Next week, my adult son (Matt) heads back to Greece for a couple of months’ cycle training. He’s also building new gravel/cyclocross bikes for later in the year, so “bits of bike” keep on appearing in the dining room… including some new wheels from one of the team sponsors, FFWD Wheels.

Meanwhile, my wife is very excited because Matt will be invited to Buckingham Palace to receive his Duke of Edinburgh Gold Award. He can take a guest, hence Mrs W’s excitement. Let’s just hope he’s in the country at the time.

I really should try and use the time whilst he’s away to get out on my own bike as my own fitness is not where it should be.

That’s all for this week. See you all around the same time next week?

Featured image: author’s own.

Failure Demand in action

This content is 2 years old. I don't routinely update old blog posts as they are only intended to represent a view at a particular point in time. Please be warned that the information here may be out of date.

Recently, my work has involved some analysis of a local authority’s business processes. As part of that I’ve been thinking quite a lot about the concept of “Failure Demand”. For those who are unfamiliar with it, Failure Demand is described by the occupational psychologist and author John Seddon as:

“It is demand caused by a failure to do something or do something right for the customer. Customers come back, making further demands, unnecessarily consuming the organisation’s resources because the service they receive is ineffective. ”

Failure Demand – Vanguard Consulting Ltd

Whilst the Vanguard page is worth a read, there’s another great example of Failure Demand in the “How to break the first rule of Systems Thinking” post from ThinkPurpose.

What does Failure Demand mean in practice?

Any system used to provide a service has a given capacity. To use this efficiently, there is a balance between reducing resources and managing demand.

On the resource side, we can look at how resources are used:

  • Do we have the right people and skills?
  • Are they motivated and focused?
  • Are processes efficient?
  • How is IT used?
  • Can self-service help?

When it comes to demand, the first question to ask is not be how effective the use of resources is. We should really ask are they doing the right thing? Does it meet the customer need?

If it doesn’t then there will be repeat contacts, often relating to Failure Demand – where the volume of work is increased by managing incidents of failure within a process. Examples of Failure Demand include “you’ve sent the wrong item” or “the person didn’t meet the agreed appointment”.

It often takes longer to put something right than to get it right first time. An organisation can implement the very best systems but if it doesn’t meet customer needs in will fail. This is true whether that customer is internal or external; paying for a service or not; client, citizen, traditional “customer” or student. Customers will become frustrated and annoyed that they have repeated contacts to avoid issues. Staff suffer reduced morale as a result of their increased workload.

A real world story of Failure Demand

I spent a good chunk of one day last week working from a car dealership. It doesn’t matter which one… this could have been one of many up and down the country. I also know they are really hot on customer satisfaction. I’d like to make it clear that all of the staff involved were friendly, attentive and did their level best to help me. This is not a complaint, just a true story that helps me explain the Failure Demand concept.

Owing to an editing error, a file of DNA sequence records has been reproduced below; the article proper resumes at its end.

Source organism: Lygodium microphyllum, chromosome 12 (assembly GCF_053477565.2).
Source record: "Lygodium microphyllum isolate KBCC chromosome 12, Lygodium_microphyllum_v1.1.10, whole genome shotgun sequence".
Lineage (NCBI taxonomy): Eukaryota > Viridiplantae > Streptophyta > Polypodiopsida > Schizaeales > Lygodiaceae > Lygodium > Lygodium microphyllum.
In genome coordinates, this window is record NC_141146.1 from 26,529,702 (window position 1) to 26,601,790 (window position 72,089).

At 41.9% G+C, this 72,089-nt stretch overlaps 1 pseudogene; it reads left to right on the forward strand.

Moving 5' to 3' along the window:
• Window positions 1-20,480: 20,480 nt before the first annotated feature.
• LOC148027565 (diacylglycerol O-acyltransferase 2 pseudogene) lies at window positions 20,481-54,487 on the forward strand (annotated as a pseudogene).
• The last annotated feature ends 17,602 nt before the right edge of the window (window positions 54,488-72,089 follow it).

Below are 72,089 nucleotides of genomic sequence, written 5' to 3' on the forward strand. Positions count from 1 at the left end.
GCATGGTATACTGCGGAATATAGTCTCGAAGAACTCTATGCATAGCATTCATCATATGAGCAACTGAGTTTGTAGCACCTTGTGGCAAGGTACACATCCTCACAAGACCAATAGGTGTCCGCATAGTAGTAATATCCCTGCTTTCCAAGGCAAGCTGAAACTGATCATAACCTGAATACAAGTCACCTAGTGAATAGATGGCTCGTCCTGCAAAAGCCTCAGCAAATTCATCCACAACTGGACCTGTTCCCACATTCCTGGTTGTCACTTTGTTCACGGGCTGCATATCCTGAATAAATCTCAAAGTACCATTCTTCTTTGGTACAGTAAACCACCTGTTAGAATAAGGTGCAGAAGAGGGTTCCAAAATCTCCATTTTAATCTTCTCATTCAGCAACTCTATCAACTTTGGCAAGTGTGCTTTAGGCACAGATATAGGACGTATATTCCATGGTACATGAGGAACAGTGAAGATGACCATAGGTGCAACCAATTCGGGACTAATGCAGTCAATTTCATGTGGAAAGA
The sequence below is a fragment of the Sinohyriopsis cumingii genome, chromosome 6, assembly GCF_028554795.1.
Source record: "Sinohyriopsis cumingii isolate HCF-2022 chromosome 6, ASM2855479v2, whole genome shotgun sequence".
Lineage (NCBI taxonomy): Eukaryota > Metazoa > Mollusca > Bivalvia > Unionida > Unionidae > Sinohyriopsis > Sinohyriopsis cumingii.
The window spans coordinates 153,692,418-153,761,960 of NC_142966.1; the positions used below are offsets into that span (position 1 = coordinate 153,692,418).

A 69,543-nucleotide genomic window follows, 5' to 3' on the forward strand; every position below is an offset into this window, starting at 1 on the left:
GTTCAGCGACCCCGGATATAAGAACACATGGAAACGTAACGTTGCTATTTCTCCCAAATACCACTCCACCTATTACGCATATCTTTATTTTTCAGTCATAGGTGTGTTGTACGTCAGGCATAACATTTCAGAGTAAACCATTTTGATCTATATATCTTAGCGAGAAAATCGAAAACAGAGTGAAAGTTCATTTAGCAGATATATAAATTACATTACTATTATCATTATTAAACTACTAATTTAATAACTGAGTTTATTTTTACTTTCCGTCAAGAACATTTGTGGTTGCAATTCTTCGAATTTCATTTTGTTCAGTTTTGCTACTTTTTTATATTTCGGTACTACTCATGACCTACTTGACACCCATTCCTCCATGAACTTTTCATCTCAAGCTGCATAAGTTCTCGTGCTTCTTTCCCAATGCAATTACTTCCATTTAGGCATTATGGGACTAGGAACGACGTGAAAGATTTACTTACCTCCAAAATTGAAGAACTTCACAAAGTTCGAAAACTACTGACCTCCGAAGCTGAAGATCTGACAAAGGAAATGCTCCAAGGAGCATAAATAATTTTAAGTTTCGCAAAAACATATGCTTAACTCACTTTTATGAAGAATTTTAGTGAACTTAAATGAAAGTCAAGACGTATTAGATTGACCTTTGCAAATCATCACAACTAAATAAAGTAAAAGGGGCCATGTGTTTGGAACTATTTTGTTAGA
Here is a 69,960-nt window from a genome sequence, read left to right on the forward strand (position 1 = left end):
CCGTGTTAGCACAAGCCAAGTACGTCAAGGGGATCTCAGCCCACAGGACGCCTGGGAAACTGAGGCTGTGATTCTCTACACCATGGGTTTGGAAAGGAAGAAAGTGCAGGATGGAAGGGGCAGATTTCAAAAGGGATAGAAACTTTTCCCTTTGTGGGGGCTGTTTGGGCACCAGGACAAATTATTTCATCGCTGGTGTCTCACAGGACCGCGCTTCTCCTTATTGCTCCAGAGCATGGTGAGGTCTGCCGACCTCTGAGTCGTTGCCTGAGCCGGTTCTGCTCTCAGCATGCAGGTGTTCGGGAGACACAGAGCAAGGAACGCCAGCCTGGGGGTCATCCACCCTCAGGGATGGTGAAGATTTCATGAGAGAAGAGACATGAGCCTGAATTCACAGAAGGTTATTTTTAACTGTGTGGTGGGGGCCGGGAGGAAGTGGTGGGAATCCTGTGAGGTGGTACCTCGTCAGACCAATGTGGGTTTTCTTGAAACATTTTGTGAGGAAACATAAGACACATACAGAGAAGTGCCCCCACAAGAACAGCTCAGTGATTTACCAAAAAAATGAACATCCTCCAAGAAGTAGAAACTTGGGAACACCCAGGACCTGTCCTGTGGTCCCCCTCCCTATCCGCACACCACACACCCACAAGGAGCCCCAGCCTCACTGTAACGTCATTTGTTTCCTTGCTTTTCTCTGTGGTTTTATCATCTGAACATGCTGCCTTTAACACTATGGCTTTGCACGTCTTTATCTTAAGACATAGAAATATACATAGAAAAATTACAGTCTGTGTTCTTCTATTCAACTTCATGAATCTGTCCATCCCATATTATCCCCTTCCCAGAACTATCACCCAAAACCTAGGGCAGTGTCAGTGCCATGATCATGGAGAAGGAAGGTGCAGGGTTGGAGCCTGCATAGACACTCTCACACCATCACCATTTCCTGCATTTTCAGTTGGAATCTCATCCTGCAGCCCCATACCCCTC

My car is 3 years old, so it was booked in for a service, statutory MOT test, warranty checks, and a quote for an extended warranty.

As the day went on, I saw the Service Manager getting more and more stressed. He wants to do the best he can for his customers but the team is down from 4 to 2 at the moment. That’s going to be tough, but then we layer on the Failure Demand.

At 12:30, my car was nearly ready (it just needed cleaning) and I paid the bill. That was proactive, working to close my account and get me on my way. Great customer service, nothing so far to detract from the outstanding feedback that the dealer hopes to receive (maybe I’ll come back to that in another post).

But I asked about the warranty quote I had requested a week earlier. The person who could deal with that was off work (for understandable personal reasons) but the receptionist who had booked my appointment had assured me it would not be a problem. so, a message was left and someone will call me back after the weekend (Failure Demand 1).

At 13:30, I chased up to see why I was still waiting for my car. It hadn’t been cleaned (Failure Demand 2).

At around 14:00, I got my car back. The service handbook had been stamped and details added for the third service but the second was blank. I always take my car to this dealer, so it must have been missed last year. So the Service Manager looked up the details and added them to the book (Failure Demand 3), once he had found his stamping machine.

By now, I was embarrassed that I kept on going back with “things to fix” and I drove away. As I left, I found that my seat was in the wrong position, the dashboard display was unfamiliar, the doors automatically locked (and much more besides). The profile settings associated with my key were missing!

Having heard the receptionist fielding calls to try and let the Service Department focus on customers who were already in the building, I knew that phoning would not get me an answer any time soon. So, I returned to the dealership to see if the settings were lost for good, or backed up somewhere (Failure Demand 4).

Another Service Manager confirmed that they are not backed up. Some software updates are non-destructive. Others less so. So I left again, disappointed.

Except, as I started the car, my seat moved itself, the dashboard was set up as I expected! My profile had loaded but, presumably the software update had been incomplete before. Now it had finished, everything was back (phew).